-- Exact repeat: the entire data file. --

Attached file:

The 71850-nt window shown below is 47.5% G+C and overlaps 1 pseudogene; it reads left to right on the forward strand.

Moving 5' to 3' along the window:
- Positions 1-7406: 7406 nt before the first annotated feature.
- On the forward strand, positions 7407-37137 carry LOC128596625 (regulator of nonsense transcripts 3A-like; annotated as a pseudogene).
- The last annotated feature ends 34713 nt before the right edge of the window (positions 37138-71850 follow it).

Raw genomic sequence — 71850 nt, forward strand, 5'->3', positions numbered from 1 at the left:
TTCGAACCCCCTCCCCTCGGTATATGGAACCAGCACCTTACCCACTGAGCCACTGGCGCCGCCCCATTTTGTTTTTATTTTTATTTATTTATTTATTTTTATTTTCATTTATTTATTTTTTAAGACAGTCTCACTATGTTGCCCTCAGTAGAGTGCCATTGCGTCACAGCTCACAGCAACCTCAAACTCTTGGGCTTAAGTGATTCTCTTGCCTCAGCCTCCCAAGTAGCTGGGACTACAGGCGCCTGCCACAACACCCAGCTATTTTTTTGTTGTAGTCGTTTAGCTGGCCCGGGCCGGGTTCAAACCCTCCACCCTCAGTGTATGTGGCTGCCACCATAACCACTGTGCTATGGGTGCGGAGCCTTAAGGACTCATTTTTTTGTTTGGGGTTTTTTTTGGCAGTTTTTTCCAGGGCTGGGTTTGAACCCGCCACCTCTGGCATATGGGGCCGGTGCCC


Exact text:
The 71850-nt window shown below is 47.5% G+C and overlaps 1 pseudogene; it reads left to right on the forward strand.

Moving 5' to 3' along the window:
- Positions 1-7406: 7406 nt before the first annotated feature.
- On the forward strand, positions 7407-37137 carry LOC128596625 (regulator of nonsense transcripts 3A-like; annotated as a pseudogene).
- The last annotated feature ends 34713 nt before the right edge of the window (positions 37138-71850 follow it).

Raw genomic sequence — 71850 nt, forward strand, 5'->3', positions numbered from 1 at the left:
TTCGAACCCCCTCCCCTCGGTATATGGAACCAGCACCTTACCCACTGAGCCACTGGCGCCGCCCCATTTTGTTTTTATTTTTATTTATTTATTTATTTTTATTTTCATTTATTTATTTTTTAAGACAGTCTCACTATGTTGCCCTCAGTAGAGTGCCATTGCGTCACAGCTCACAGCAACCTCAAACTCTTGGGCTTAAGTGATTCTCTTGCCTCAGCCTCCCAAGTAGCTGGGACTACAGGCGCCTGCCACAACACCCAGCTATTTTTTTGTTGTAGTCGTTTAGCTGGCCCGGGCCGGGTTCAAACCCTCCACCCTCAGTGTATGTGGCTGCCACCATAACCACTGTGCTATGGGTGCGGAGCCTTAAGGACTCATTTTTTTGTTTGGGGTTTTTTTTGGCAGTTTTTTCCAGGGCTGGGTTTGAACCCGCCACCTCTGGCATATGGGGCCGGTGCCC